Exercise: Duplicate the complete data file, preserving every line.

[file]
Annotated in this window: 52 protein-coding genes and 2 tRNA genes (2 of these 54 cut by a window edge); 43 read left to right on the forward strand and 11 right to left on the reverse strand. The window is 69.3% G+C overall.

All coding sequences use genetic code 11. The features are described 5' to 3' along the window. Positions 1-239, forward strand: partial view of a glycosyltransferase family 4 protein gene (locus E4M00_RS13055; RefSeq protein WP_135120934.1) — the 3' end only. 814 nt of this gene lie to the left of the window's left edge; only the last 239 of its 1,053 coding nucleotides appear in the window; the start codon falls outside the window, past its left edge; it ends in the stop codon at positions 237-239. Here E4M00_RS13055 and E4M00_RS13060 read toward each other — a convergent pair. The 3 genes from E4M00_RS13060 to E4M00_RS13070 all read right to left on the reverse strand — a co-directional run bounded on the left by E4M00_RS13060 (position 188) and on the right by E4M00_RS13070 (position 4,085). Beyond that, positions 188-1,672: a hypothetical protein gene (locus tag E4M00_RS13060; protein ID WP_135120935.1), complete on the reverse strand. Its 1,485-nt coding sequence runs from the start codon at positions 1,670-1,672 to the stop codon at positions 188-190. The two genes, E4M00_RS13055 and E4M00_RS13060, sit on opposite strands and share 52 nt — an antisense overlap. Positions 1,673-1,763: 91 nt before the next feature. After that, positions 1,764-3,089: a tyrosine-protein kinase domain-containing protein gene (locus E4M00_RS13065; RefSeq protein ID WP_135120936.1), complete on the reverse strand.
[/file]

Annotated in this window: 52 protein-coding genes and 2 tRNA genes (2 of these 54 cut by a window edge); 43 read left to right on the forward strand and 11 right to left on the reverse strand. The window is 69.3% G+C overall.

All coding sequences use genetic code 11. The features are described 5' to 3' along the window. Positions 1-239, forward strand: partial view of a glycosyltransferase family 4 protein gene (locus E4M00_RS13055; RefSeq protein WP_135120934.1) — the 3' end only. 814 nt of this gene lie to the left of the window's left edge; only the last 239 of its 1,053 coding nucleotides appear in the window; the start codon falls outside the window, past its left edge; it ends in the stop codon at positions 237-239. Here E4M00_RS13055 and E4M00_RS13060 read toward each other — a convergent pair. The 3 genes from E4M00_RS13060 to E4M00_RS13070 all read right to left on the reverse strand — a co-directional run bounded on the left by E4M00_RS13060 (position 188) and on the right by E4M00_RS13070 (position 4,085). Beyond that, positions 188-1,672: a hypothetical protein gene (locus tag E4M00_RS13060; protein ID WP_135120935.1), complete on the reverse strand. Its 1,485-nt coding sequence runs from the start codon at positions 1,670-1,672 to the stop codon at positions 188-190. The two genes, E4M00_RS13055 and E4M00_RS13060, sit on opposite strands and share 52 nt — an antisense overlap. Positions 1,673-1,763: 91 nt before the next feature. After that, positions 1,764-3,089: a tyrosine-protein kinase domain-containing protein gene (locus E4M00_RS13065; RefSeq protein ID WP_135120936.1), complete on the reverse strand.